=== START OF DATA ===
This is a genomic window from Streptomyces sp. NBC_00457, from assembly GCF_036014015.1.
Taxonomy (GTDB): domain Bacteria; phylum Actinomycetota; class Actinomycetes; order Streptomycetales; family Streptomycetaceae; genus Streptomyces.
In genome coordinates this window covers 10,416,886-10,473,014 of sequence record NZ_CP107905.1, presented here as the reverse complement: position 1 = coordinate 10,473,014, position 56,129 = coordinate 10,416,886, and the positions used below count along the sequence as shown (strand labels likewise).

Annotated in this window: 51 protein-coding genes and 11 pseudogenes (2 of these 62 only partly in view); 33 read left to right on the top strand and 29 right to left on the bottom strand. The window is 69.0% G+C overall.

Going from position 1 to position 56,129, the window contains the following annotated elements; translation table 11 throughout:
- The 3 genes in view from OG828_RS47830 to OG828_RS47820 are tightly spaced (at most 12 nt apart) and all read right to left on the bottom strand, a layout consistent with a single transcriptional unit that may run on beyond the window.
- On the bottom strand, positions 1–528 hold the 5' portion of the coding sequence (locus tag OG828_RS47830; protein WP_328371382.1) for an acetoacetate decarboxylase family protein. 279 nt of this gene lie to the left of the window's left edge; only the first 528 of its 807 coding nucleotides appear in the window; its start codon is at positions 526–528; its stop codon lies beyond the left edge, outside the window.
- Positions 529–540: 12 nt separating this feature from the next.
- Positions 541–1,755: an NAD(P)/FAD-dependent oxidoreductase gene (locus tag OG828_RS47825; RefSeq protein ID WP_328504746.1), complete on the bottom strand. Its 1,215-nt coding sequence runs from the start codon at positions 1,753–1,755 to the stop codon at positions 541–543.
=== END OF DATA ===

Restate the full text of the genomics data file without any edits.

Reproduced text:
This is a genomic window from Streptomyces sp. NBC_00457, from assembly GCF_036014015.1.
Taxonomy (GTDB): domain Bacteria; phylum Actinomycetota; class Actinomycetes; order Streptomycetales; family Streptomycetaceae; genus Streptomyces.
In genome coordinates this window covers 10,416,886-10,473,014 of sequence record NZ_CP107905.1, presented here as the reverse complement: position 1 = coordinate 10,473,014, position 56,129 = coordinate 10,416,886, and the positions used below count along the sequence as shown (strand labels likewise).

Annotated in this window: 51 protein-coding genes and 11 pseudogenes (2 of these 62 only partly in view); 33 read left to right on the top strand and 29 right to left on the bottom strand. The window is 69.0% G+C overall.

Going from position 1 to position 56,129, the window contains the following annotated elements; translation table 11 throughout:
- The 3 genes in view from OG828_RS47830 to OG828_RS47820 are tightly spaced (at most 12 nt apart) and all read right to left on the bottom strand, a layout consistent with a single transcriptional unit that may run on beyond the window.
- On the bottom strand, positions 1–528 hold the 5' portion of the coding sequence (locus tag OG828_RS47830; protein WP_328371382.1) for an acetoacetate decarboxylase family protein. 279 nt of this gene lie to the left of the window's left edge; only the first 528 of its 807 coding nucleotides appear in the window; its start codon is at positions 526–528; its stop codon lies beyond the left edge, outside the window.
- Positions 529–540: 12 nt separating this feature from the next.
- Positions 541–1,755: an NAD(P)/FAD-dependent oxidoreductase gene (locus tag OG828_RS47825; RefSeq protein ID WP_328504746.1), complete on the bottom strand. Its 1,215-nt coding sequence runs from the start codon at positions 1,753–1,755 to the stop codon at positions 541–543.